Feeding garden birds

Great and Blue Tit at garden feeder. © iStock

Helping garden birds can be as rewarding for you as it is for them. By using bird tables and hanging feeders, you can bring wild birds right up to your window!

What should you feed garden birds?

  • Suitable seeds and grains (like nyjer, millet, oats, and sunflower seeds).
  • Only feed peanuts if they're unsalted, fresh and sold for human consumption or by a reputable feed shop. To protect chicks from being fed whole nuts and choking, provide peanuts in good quality mesh feeders.
  • Cooked pasta or rice, boiled potatoes, cheese, uncooked and unsalted bacon rind, raisins and sultanas. 
  • Net-free fat or suet balls attract a wide range of species and provide a great boost of calories. 
  • Apples, pears and soft fruits are popular and are a great autumn food.
  • Insects such as mealworms or waxworms.

Be careful! Grapes, sultanas, raisins and some artificial sweeteners are toxic to dogs.

Attract wild birds to your garden

Feed the birds in your garden, and help attract new ones, with our wild bird feeder range, including bird feeders, wild bird food and bird baths.

Buy our wild bird food and accessories

When do they need extra food?

Birds will benefit from being fed during some of the hardest times of the year - not just in the winter months. Take a look at our visual guide on how to feed and care for garden birds for more tips on seasonal feeding.

Fresh water is essential

Keep water bowls full of clean water and make sure bowls and feeders are placed far away from bushes and other areas where predators might hide.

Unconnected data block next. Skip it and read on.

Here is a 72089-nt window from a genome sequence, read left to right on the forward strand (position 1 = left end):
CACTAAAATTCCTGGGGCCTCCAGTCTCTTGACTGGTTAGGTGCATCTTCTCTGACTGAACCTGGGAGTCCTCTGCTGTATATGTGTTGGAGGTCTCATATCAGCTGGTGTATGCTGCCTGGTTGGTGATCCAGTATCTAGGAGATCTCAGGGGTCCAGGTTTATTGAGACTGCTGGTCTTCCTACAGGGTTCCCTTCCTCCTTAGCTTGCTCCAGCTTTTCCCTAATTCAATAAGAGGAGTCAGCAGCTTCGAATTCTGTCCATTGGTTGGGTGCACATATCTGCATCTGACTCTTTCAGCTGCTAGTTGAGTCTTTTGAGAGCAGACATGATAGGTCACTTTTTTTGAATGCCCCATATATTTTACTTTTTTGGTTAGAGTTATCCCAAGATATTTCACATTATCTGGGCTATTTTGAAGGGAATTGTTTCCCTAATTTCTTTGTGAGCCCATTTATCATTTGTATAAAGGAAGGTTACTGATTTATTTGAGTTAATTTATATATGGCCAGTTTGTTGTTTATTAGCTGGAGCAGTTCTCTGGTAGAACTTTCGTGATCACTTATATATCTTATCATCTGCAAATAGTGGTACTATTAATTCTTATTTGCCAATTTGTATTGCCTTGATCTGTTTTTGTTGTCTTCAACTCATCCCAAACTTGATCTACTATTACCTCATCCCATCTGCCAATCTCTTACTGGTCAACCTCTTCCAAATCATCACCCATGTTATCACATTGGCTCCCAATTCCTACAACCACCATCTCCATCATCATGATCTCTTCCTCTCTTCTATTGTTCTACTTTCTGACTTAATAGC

Be Clean

Many garden birds die each year through the transmission of diseases. It's important to clean all feeders weekly - water containers daily - and dry them before refilling.

Simple tasks like rotating feeding and drinking areas will help reduce the transmission of disease.

We've put together a fun visual guide about feeding garden birds (4.56 MB) that you can print out and keep.

Find out what to do with an injured or sick bird, or if you've found a young bird.

Keep wildlife safe from pets

When feeding wild animals in your garden, help keep them safe from cats with our tips.

  • Place feeders up high, well above the height which a cat can access and away from cat perches such as branches and walls.
  • Ensure bird tables are away from any cover that cats could use for stalking prey and instead in open areas and if mounted on top of a pole use material such as metal that cats cannot climb.
  • Avoid leaving food on the ground as this can leave small mammals and birds vulnerable to cats.
  • Bird boxes with features like steep roofs to stop cats sitting on top of them and waiting.
  • Provide refuges for small mammals such as log, stone and compost piles, or purpose built refuges like toad and hedgehog houses.

Do you have a cat? Find out how you help prevent cats from hunting wildlife.

What to do if you find a dead bird

Please report any dead or diseased birds in your garden to the Garden Wildlife Health project.

Garden Wildlife Health (GWH) has produced fact sheets on diseases affecting British birds such as Trichomonosis, Avian pox and Salmonellosis

Share this...
Did you find this useful?